As for your last line, "Its hard to judge someone online when they are only trying to help." - you've got to be kidding! MaryBogie's first reply to me was NOT wanting to help, she wanted to judge me and tell me I'm stupid and a difficult patient. How is that "trying to help"? And believe me, it was ALL too easy to judge her instantly.

  • MarybogieMMarybogie Posts: 46
    edited 07/28/2018 - 9:12 PM

    Wow sounds like you enjoy deliberately misinterpreting other's thoughts. As a PACU nurse I have a lot of control over how much pain meds post-op patients get, and I am very generous, especially when I care for someone with a very high pre-op MME. I have had patients swear at me, spit at me, accuse me of not really giving them pain meds. Honestly the best thing a patient can do is to have an honest discussion with his/her anesthesiologist. There are numerous interventions that can be done during the surgery to reduce post-op pain. After 10 years of doing this, I can often tell how much pain a patient will have post-op just by who their anesthesiologist/CRNA is. I'm sure your obvious hostility worsens your pain. I knowa lot about narcotics, being both an RN for 36 years and a patient for 7. And I never used the word stupid. I guess you can't have a reasonable discussion with some people. Too bad. That's all. Have a good day.

  • MaryBogie - get real. You came out swinging, "As a recovery room nurse I am amazed at the number of patients who have surgery after surgery. If by surgery 3 you've had no relief, why do you keep going back?" Shortened version of that = you're stupid. If you meant it some other way, you certainly could have phrased that opening sentence better.

    "Repeat back surgery patients are a nightmare, it takes forever to get their pain under control." That's a wonderful thing to tell me, when I'd previously stated I've had five lumbar surgeries. First you call me some version of "stupid", then tell me I'm a nightmare patient (nice blanket statement to make about multi-spinal surgery patients). And quite honestly, my only "nightmare" with pain control was my first fusion of L4-L5-S1 - it did NOT go well, I was in ICU for 2 days, 3 more days in a regular room, then 3 weeks in a rehab center to be able to walk again. My following surgeries did, of course, hurt, but not anywhere close to the first fusion when the slightest movement caused extreme pain and spasms. Merely incision pain hurt, each one worse than before because of all the scar tissue - plus, as my Pain Manager said, after so many surgeries in 6 years (12 total, 5 were my back), my nerves are hyper-sensitive to pain and I'll feel it more than a normal person (and I'm not a wimp). I will say that my 3 abdominal surgeries were FAR more painful than my back - cutting through abdominal muscle - even small 1" and 2" cuts - EVERYTHING makes those incisions hurt. You never realize how much you use your abs until they've been cut on.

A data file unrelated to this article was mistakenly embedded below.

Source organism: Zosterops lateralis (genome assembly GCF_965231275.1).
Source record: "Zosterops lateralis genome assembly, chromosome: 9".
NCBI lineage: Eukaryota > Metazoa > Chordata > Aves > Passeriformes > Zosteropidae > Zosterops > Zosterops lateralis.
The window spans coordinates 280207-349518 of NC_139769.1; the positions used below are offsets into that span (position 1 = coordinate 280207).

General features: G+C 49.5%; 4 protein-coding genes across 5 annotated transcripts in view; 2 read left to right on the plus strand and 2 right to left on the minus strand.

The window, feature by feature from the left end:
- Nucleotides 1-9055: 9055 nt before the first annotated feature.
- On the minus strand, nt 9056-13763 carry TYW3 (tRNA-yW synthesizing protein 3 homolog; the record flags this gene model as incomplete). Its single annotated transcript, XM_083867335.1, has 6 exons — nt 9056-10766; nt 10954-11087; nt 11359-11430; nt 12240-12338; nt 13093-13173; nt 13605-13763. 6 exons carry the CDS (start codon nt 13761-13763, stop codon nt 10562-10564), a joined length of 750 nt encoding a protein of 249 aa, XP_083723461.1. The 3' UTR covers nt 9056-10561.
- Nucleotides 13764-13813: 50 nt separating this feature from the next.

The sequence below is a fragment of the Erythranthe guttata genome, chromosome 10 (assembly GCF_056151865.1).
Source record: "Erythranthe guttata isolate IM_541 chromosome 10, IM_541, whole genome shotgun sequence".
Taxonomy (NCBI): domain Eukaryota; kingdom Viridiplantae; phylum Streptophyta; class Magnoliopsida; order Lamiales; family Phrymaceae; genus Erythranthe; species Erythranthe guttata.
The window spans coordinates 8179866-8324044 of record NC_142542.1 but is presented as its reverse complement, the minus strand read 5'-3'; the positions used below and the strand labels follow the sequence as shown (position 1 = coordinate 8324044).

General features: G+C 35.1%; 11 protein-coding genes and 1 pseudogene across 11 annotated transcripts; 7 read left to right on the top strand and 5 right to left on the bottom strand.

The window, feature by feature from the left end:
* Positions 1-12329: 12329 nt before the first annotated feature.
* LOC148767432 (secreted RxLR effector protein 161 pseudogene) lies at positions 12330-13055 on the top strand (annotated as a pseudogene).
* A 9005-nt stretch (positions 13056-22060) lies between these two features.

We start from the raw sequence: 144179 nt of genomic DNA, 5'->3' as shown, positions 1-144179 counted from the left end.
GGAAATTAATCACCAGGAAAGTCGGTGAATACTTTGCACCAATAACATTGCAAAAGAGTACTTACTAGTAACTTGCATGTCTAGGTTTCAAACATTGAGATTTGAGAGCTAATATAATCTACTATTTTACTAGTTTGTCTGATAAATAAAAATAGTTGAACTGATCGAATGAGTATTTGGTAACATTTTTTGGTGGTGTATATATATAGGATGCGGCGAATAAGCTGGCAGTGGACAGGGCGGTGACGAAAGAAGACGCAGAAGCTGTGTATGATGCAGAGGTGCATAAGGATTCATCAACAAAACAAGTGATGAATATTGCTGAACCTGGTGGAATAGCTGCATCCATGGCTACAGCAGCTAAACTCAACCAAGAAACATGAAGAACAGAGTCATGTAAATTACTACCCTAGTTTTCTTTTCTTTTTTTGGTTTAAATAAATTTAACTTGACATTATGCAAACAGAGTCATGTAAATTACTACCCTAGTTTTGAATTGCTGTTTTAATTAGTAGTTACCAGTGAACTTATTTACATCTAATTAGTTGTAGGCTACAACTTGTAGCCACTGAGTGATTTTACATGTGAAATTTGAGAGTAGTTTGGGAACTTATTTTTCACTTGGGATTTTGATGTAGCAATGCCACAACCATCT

Finally, "Opiates are not meant to be used long term, you just end up needing more and more". As someone who's been on opiates for 5 years straight and on/off a few times before that over 13 years, I have a pretty good understanding of them. What you say about needing more and more CAN be true under certain conditions, I've never had an issue with that. My PM has been weaning me down for over 2 years - it's just difficult, as every time I turn around, I'm having something else cut on. I believe I mentioned that in all my time of seeing this particular PM, I've asked for an increase ONCE, that was when I blew yet another disc and I can barely walk. Unfortunately, that was also in the beginning of the MME max and I was denied more narcs (but given 6 Tramadol a day which equals 30 MME - that never made sense to me). I don't always take my full amount of oxycodone - it depends on my pain at the time. But, as I mentioned in my last post, my PM told me I'll ALWAYS be on narcs for my permanent nerve damage - it's just getting me down to the lowest dose possible and, as a 36 year nurse, I'm sure you're aware that opiate weaning can take a very long time. If I wasn't having surgery for one thing or another every time I turn around, my choice would be the Subutex/Suboxone route I've done twice before, get completely off the narcs, and see where my chronic pain lands. Quite honestly, I would love to be free of the narcs again and it's still something I ponder from time to time

    One thing I'll never understand, especially with this big "War on Opioids", is why the restrictions on Subutex/Suboxone are still so strict. Not many doctors can dispense them, once they certify they can only have so many patients per month. Not to mention, insurance won't pay for the doctor OR drug, as it falls under "Behavioral Health", aka addiction. I swear by the stuff and it's SO much easier on your body and SO much faster than weaning. Any doctor can prescribe narcs to as many people as s/he wants, yet only certain doctors can prescribe Suboxone, and have only so many patients. It's completely counter-productive to what the government wants to do.

    Lastly, yes, if I feel like I'm being attacked, I'm going to defend myself. The quotes I posted were from your first reply to me and honestly, you can't tell me, when re-reading your post, that it comes off rather badly to me. If you weren't aiming that directly at me or if I misunderstood your intent, then I apologize. And, BTW, I'm actually a very good patient; I try to be polite and respectful, even when I'm in severe pain. I've worked in healthcare for 23 years in patient care, I know first hand how hard EVERYONE in healthcare works these days, I know employers squeeze and squeeze workers so there's no time to even sit down on 12-15 hour days. I went on total disability 3 years ago at 54 after being a Dialysis Tech for 16 years and even if I was totally healthy, I honestly don't think I could do that job anymore, the company has the techs and nurses going at a non-stop, frantic pace. Honestly, it's not safe.

    With my apologies if I misunderstood your meaning, I'll let this go. Cheers to all the hard working nurses and healthcare professionals!